When the T-Mobile Sidekick, or Danger Hiptop in other markets, first came out it was looked at as a bulky, novelty pager. It was mostly because of the flip screen, colorful scroll wheel, and the cartoony user-interface. Also, that monochrome display was bland, and the battery life sucked. Danger stepped their game up when they got to the Sidekick II, though. Built by Sharp, the II had better build quality, color screen, directional pad, instant messenger apps, and finally a camera.
The trend continued with the Sharp-manufactured Sidekick III, with upgrades to hardware and improvements to usability. I actually kept a cellphone on the side with an out of town number just in case people wanted to “play” with my phone and be nosy. The Sidekick’s reign lasted until a more superior phone with a touchscreen was released in 2007, but to this day it still remains the king of all superphones.
Nonetheless, we loved the Sidekick in its heyday. Now if you want anything close to a Sidekick, you’ll have to get the Microsoft Kin, which looks like a f*cking makeup case.
Here are the five things I miss about my Sidekick.
1. The Hardware
Up until the Sidekick LX, Danger was the original innovators of cellphone progression. With each update, we got more software features, better speeds, and hardware upgrades. When the Sidekick II got the camera and the D-pad, you could actually play games and take decent pictures. The LEDs on the phone were a staple as well. They flashed or pulsated for notifications. That was unheard of back then. And when they added the trackball with the LED built in on the Sidekick III, it was on!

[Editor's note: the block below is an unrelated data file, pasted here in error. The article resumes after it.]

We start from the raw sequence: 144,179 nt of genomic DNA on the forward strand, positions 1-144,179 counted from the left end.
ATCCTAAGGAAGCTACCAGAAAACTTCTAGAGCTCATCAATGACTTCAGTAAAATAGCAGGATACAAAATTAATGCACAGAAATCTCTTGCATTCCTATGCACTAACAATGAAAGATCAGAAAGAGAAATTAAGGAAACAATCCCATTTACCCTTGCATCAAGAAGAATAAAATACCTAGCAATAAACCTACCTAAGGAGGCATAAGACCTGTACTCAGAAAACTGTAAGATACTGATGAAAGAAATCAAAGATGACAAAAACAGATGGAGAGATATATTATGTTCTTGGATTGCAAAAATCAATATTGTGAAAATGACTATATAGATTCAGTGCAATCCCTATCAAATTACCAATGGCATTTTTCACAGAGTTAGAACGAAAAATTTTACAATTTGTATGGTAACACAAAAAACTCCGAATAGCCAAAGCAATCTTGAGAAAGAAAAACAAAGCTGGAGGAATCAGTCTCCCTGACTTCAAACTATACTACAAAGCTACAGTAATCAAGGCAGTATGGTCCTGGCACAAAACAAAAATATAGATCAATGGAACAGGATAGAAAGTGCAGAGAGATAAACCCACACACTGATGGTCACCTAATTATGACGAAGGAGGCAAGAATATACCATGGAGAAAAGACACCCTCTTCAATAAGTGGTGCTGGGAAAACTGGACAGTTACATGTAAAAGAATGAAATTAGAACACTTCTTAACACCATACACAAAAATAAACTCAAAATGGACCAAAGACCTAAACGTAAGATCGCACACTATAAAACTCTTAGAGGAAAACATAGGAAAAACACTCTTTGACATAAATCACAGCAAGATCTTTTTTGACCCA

2. The Swivel
The most noticeable Sidekick feature was the swivel. When you’d flip that b*tch out on a chick while getting her number, as opposed to writing it on a piece of paper, it lit the room up. Much like the sensation you got from closing your flip phone, the swivel open and closing was so slick, you used to play with it.
3. The “In Crowd” Effect
Celebs would complain via MySpace that their Sidekick wasn’t working too, or attended those exclusive Sidekick parties. Also, the Sidekick was pretty expensive. Before the smartphone prices we know today, people who dropped $299.99 for a Sidekick were considered ballers in the eyes of the general public. But, much like Blackberrys, there was still a “luxury” tax, a.k.a. a data plan, applied on every T-Mobile bill.
4. The Full Keyboard
Back when T9 ran the cellphone world, the Sidekick was leaving them in the dust with its QWERTY keyboard. Big people complained that their buttons were too tiny to press. But with practice, anyone could be a wiz on that thing, eventually giving you more time to text and keep it moving. It helped that T-Mobile also had unlimited texting, emails, and IMs.
5. Easy Downloads
Before their was the App Store and Play Store, Danger gave us the Download Catalog, and man, this was everything. Back then, not only could you download useful utilities, like tricked out calculators and Instant Messaging apps, but there was also tons of games. The best thing was it had the “real”-sounding ringtones! And you could download them straight to your phone.